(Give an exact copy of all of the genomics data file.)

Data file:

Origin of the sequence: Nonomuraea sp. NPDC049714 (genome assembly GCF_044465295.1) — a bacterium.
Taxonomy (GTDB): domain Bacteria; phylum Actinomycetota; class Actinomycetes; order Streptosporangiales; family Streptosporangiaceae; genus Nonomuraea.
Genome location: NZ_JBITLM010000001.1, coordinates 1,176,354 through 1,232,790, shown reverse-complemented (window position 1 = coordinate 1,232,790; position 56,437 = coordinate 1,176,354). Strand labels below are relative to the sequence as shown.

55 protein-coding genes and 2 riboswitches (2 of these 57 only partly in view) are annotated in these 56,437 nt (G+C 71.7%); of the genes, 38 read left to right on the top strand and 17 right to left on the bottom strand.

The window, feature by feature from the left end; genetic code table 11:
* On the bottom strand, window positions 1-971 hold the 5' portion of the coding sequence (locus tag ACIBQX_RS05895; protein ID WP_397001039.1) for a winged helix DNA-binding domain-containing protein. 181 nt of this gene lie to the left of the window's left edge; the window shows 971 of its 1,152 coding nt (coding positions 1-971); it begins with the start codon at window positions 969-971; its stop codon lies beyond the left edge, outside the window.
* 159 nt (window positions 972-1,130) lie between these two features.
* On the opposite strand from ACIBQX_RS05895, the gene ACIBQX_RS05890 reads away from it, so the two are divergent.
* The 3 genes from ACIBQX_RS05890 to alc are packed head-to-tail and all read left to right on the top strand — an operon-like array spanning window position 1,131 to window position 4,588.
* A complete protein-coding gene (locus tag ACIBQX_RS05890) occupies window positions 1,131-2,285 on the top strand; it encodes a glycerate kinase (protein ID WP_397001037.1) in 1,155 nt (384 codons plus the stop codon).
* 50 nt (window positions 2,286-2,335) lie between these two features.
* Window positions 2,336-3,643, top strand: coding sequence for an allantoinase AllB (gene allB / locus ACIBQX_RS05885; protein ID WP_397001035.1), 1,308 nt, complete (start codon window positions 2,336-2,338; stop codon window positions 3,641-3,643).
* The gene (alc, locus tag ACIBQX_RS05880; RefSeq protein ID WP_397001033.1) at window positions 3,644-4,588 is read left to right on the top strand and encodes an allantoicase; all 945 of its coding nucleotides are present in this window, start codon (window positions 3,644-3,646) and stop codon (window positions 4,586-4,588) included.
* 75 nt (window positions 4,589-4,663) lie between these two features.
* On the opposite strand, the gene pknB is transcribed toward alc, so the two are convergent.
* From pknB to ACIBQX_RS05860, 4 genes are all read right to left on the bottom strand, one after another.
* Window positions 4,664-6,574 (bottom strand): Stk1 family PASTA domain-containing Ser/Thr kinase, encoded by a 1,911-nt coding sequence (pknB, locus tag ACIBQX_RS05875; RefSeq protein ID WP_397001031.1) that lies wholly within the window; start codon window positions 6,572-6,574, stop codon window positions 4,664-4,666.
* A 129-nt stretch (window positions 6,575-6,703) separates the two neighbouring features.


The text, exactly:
Origin of the sequence: Nonomuraea sp. NPDC049714 (genome assembly GCF_044465295.1) — a bacterium.
Taxonomy (GTDB): domain Bacteria; phylum Actinomycetota; class Actinomycetes; order Streptosporangiales; family Streptosporangiaceae; genus Nonomuraea.
Genome location: NZ_JBITLM010000001.1, coordinates 1,176,354 through 1,232,790, shown reverse-complemented (window position 1 = coordinate 1,232,790; position 56,437 = coordinate 1,176,354). Strand labels below are relative to the sequence as shown.

55 protein-coding genes and 2 riboswitches (2 of these 57 only partly in view) are annotated in these 56,437 nt (G+C 71.7%); of the genes, 38 read left to right on the top strand and 17 right to left on the bottom strand.

The window, feature by feature from the left end; genetic code table 11:
* On the bottom strand, window positions 1-971 hold the 5' portion of the coding sequence (locus tag ACIBQX_RS05895; protein ID WP_397001039.1) for a winged helix DNA-binding domain-containing protein. 181 nt of this gene lie to the left of the window's left edge; the window shows 971 of its 1,152 coding nt (coding positions 1-971); it begins with the start codon at window positions 969-971; its stop codon lies beyond the left edge, outside the window.
* 159 nt (window positions 972-1,130) lie between these two features.
* On the opposite strand from ACIBQX_RS05895, the gene ACIBQX_RS05890 reads away from it, so the two are divergent.
* The 3 genes from ACIBQX_RS05890 to alc are packed head-to-tail and all read left to right on the top strand — an operon-like array spanning window position 1,131 to window position 4,588.
* A complete protein-coding gene (locus tag ACIBQX_RS05890) occupies window positions 1,131-2,285 on the top strand; it encodes a glycerate kinase (protein ID WP_397001037.1) in 1,155 nt (384 codons plus the stop codon).
* 50 nt (window positions 2,286-2,335) lie between these two features.
* Window positions 2,336-3,643, top strand: coding sequence for an allantoinase AllB (gene allB / locus ACIBQX_RS05885; protein ID WP_397001035.1), 1,308 nt, complete (start codon window positions 2,336-2,338; stop codon window positions 3,641-3,643).
* The gene (alc, locus tag ACIBQX_RS05880; RefSeq protein ID WP_397001033.1) at window positions 3,644-4,588 is read left to right on the top strand and encodes an allantoicase; all 945 of its coding nucleotides are present in this window, start codon (window positions 3,644-3,646) and stop codon (window positions 4,586-4,588) included.
* 75 nt (window positions 4,589-4,663) lie between these two features.
* On the opposite strand, the gene pknB is transcribed toward alc, so the two are convergent.
* From pknB to ACIBQX_RS05860, 4 genes are all read right to left on the bottom strand, one after another.
* Window positions 4,664-6,574 (bottom strand): Stk1 family PASTA domain-containing Ser/Thr kinase, encoded by a 1,911-nt coding sequence (pknB, locus tag ACIBQX_RS05875; RefSeq protein ID WP_397001031.1) that lies wholly within the window; start codon window positions 6,572-6,574, stop codon window positions 4,664-4,666.
* A 129-nt stretch (window positions 6,575-6,703) separates the two neighbouring features.